Methods applied: ISMA 360®

The effectuation approach, ISMA 360® Method


At a time when innovation is crucial, what do we really know about the best ways to facilitate it? 
One can often hear that the ability to innovate and create is a natural gift. Wrong! It is something that can be learned.

This can be affirmed by Dr. Dominique Vian, associate professor of entrepreneurship at SKEMA Business School  and a specialist in entrepreneurial cognition who spent more than ten years focusing on identifying and finding a solution to the key issues innovators face. Many people encounter obstacles and become discouraged. Through exchanges with entrepreneurs and those with an entrepreneurial mindset, he discovered that there is a specific type of questioning that leads to innovation.

The modeling of this pattern of questioning has helped shed light on how many innovative entrepreneurs think and navigate the complex labyrinth of the innovation process.

Expert innovators often follow this process partially; novices almost ignore it. His interaction with various entrepreneurs made Dominique realise that it was possible to model the necessary information, the nature of the invention at its origin notwithstanding.

What is ISMA360®?

ISMA360® is a method that enables innovative people to design a strategy without having to make a hypothesis about the future, but by analysing the facts and their direct consequences.
     It is defined as:
  • A standard questioning which makes it possible to transform an invention into a market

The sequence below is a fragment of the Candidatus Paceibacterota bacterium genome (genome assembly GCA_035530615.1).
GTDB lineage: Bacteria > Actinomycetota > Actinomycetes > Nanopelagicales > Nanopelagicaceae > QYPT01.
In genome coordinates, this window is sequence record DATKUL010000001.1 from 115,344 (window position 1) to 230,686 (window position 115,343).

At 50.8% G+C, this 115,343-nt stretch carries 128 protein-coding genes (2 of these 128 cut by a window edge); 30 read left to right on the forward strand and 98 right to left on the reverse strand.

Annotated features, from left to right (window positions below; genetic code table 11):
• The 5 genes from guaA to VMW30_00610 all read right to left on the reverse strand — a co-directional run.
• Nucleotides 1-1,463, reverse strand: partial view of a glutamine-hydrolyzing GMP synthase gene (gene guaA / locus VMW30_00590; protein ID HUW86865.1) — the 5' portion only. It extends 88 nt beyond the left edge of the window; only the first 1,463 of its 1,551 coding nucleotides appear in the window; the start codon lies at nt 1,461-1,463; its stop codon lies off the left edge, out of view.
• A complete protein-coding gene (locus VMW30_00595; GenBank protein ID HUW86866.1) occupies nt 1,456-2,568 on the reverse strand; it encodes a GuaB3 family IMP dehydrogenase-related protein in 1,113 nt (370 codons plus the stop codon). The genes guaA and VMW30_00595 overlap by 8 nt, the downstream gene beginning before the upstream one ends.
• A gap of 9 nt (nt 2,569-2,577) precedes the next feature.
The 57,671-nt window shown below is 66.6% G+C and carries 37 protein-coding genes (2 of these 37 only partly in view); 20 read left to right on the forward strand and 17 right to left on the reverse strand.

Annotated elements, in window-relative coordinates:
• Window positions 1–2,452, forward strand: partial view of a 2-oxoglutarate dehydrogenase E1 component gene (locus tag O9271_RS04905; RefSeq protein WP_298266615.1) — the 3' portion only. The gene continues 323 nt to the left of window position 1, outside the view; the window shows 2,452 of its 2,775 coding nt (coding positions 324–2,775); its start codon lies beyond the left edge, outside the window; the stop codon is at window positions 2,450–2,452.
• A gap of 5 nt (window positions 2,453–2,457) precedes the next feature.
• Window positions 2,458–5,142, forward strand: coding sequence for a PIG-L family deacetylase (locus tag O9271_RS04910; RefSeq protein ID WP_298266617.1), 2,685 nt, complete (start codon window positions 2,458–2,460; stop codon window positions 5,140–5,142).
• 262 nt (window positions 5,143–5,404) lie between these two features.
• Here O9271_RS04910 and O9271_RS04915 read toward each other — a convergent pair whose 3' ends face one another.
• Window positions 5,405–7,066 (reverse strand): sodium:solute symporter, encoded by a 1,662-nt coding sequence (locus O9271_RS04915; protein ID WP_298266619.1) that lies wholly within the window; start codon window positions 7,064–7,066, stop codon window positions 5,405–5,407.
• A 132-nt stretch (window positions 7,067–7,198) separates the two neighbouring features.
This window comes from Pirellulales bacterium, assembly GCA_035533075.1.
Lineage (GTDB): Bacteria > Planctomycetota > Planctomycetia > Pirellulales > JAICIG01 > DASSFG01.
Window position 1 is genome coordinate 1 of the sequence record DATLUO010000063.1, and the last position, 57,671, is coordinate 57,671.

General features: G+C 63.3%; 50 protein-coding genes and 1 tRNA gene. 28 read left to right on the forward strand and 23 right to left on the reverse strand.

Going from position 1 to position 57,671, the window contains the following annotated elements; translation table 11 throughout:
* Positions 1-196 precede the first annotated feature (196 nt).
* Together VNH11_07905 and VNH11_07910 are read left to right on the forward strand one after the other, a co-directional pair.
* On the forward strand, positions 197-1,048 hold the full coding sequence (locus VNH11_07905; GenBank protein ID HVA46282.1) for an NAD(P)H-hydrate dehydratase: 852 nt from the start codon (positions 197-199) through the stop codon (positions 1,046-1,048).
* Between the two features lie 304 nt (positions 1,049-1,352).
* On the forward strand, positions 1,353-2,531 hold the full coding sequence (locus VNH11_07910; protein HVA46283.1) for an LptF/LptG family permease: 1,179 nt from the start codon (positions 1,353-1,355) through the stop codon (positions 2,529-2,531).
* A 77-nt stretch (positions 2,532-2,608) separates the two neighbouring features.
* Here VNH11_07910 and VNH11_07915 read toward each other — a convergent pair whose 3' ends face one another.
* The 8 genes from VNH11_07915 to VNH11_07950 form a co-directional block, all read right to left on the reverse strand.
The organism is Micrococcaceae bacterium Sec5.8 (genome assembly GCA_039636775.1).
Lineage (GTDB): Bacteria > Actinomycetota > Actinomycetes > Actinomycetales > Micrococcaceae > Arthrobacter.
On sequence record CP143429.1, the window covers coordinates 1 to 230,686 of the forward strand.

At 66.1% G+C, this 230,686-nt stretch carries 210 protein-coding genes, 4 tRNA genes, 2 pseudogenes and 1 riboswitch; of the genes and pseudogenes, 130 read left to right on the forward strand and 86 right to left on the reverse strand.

• A method that allows a novice to think like an expert
  • An approach that mobilises individual and collective cognitive "resources".

Theoretical underpinnings of the ISMA360® method

The method is based on two complementary theoretical frameworks for mapping and navigating complex and uncertain environments.

Navigating complex environments makes it difficult to predict the future. Moreover, any hypothesis on a final result to be achieved can prove to be unrealistic. While it is not possible to answer the question: “What do I have to do to reach this future?”, the two questions relevant to an entrepreneurial venture become: “What do I know?” and “What can I do that is a direct consequence of what I know?” 

This approach is particularly effective when it is impossible to set a final goal. This is the case when innovation makes no reference to a past; when it is disruptive. This logic of reasoning — available means and related possible effects — is called the effectual logic (Sarasvathy 2001).
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